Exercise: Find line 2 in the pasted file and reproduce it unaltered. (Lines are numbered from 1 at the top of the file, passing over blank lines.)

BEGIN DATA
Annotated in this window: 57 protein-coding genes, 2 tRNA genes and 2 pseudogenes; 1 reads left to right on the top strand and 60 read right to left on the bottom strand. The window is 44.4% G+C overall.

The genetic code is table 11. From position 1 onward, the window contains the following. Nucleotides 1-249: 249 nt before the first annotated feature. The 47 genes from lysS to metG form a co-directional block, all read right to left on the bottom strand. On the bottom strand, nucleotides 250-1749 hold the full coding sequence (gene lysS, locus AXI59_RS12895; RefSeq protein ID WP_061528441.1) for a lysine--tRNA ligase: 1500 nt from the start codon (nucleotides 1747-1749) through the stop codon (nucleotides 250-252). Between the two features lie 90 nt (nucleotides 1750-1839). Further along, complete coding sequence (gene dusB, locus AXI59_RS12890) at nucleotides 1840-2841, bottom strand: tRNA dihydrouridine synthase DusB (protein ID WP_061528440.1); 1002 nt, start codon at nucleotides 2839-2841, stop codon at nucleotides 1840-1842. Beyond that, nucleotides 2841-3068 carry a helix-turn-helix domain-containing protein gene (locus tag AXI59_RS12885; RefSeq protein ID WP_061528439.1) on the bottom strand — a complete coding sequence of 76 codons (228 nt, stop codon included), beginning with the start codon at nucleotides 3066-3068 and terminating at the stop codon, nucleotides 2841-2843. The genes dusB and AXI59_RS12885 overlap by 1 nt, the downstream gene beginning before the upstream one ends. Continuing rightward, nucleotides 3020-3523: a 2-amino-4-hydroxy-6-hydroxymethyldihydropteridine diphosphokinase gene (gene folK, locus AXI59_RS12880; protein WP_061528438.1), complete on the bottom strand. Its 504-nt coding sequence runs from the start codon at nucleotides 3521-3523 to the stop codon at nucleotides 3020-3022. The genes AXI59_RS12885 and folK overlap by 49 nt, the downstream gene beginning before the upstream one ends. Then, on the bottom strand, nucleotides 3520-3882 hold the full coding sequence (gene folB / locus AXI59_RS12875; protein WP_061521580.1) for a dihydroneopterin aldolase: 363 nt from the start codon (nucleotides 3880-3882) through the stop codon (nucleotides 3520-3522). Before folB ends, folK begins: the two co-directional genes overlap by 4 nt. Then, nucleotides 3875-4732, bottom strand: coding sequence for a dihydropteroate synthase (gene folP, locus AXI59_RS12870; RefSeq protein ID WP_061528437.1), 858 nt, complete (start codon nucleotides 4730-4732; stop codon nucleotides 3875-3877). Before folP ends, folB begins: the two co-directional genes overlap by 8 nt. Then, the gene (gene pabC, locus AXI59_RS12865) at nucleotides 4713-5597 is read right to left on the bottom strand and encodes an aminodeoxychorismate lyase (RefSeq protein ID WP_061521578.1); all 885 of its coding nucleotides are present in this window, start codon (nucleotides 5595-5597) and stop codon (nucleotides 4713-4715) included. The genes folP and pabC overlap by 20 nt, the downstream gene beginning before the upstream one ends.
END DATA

The genetic code is table 11. From position 1 onward, the window contains the following. Nucleotides 1-249: 249 nt before the first annotated feature. The 47 genes from lysS to metG form a co-directional block, all read right to left on the bottom strand. On the bottom strand, nucleotides 250-1749 hold the full coding sequence (gene lysS, locus AXI59_RS12895; RefSeq protein ID WP_061528441.1) for a lysine--tRNA ligase: 1500 nt from the start codon (nucleotides 1747-1749) through the stop codon (nucleotides 250-252). Between the two features lie 90 nt (nucleotides 1750-1839). Further along, complete coding sequence (gene dusB, locus AXI59_RS12890) at nucleotides 1840-2841, bottom strand: tRNA dihydrouridine synthase DusB (protein ID WP_061528440.1); 1002 nt, start codon at nucleotides 2839-2841, stop codon at nucleotides 1840-1842. Beyond that, nucleotides 2841-3068 carry a helix-turn-helix domain-containing protein gene (locus tag AXI59_RS12885; RefSeq protein ID WP_061528439.1) on the bottom strand — a complete coding sequence of 76 codons (228 nt, stop codon included), beginning with the start codon at nucleotides 3066-3068 and terminating at the stop codon, nucleotides 2841-2843. The genes dusB and AXI59_RS12885 overlap by 1 nt, the downstream gene beginning before the upstream one ends. Continuing rightward, nucleotides 3020-3523: a 2-amino-4-hydroxy-6-hydroxymethyldihydropteridine diphosphokinase gene (gene folK, locus AXI59_RS12880; protein WP_061528438.1), complete on the bottom strand. Its 504-nt coding sequence runs from the start codon at nucleotides 3521-3523 to the stop codon at nucleotides 3020-3022. The genes AXI59_RS12885 and folK overlap by 49 nt, the downstream gene beginning before the upstream one ends. Then, on the bottom strand, nucleotides 3520-3882 hold the full coding sequence (gene folB / locus AXI59_RS12875; protein WP_061521580.1) for a dihydroneopterin aldolase: 363 nt from the start codon (nucleotides 3880-3882) through the stop codon (nucleotides 3520-3522). Before folB ends, folK begins: the two co-directional genes overlap by 4 nt. Then, nucleotides 3875-4732, bottom strand: coding sequence for a dihydropteroate synthase (gene folP, locus AXI59_RS12870; RefSeq protein ID WP_061528437.1), 858 nt, complete (start codon nucleotides 4730-4732; stop codon nucleotides 3875-3877). Before folP ends, folB begins: the two co-directional genes overlap by 8 nt. Then, the gene (gene pabC, locus AXI59_RS12865) at nucleotides 4713-5597 is read right to left on the bottom strand and encodes an aminodeoxychorismate lyase (RefSeq protein ID WP_061521578.1); all 885 of its coding nucleotides are present in this window, start codon (nucleotides 5595-5597) and stop codon (nucleotides 4713-4715) included. The genes folP and pabC overlap by 20 nt, the downstream gene beginning before the upstream one ends.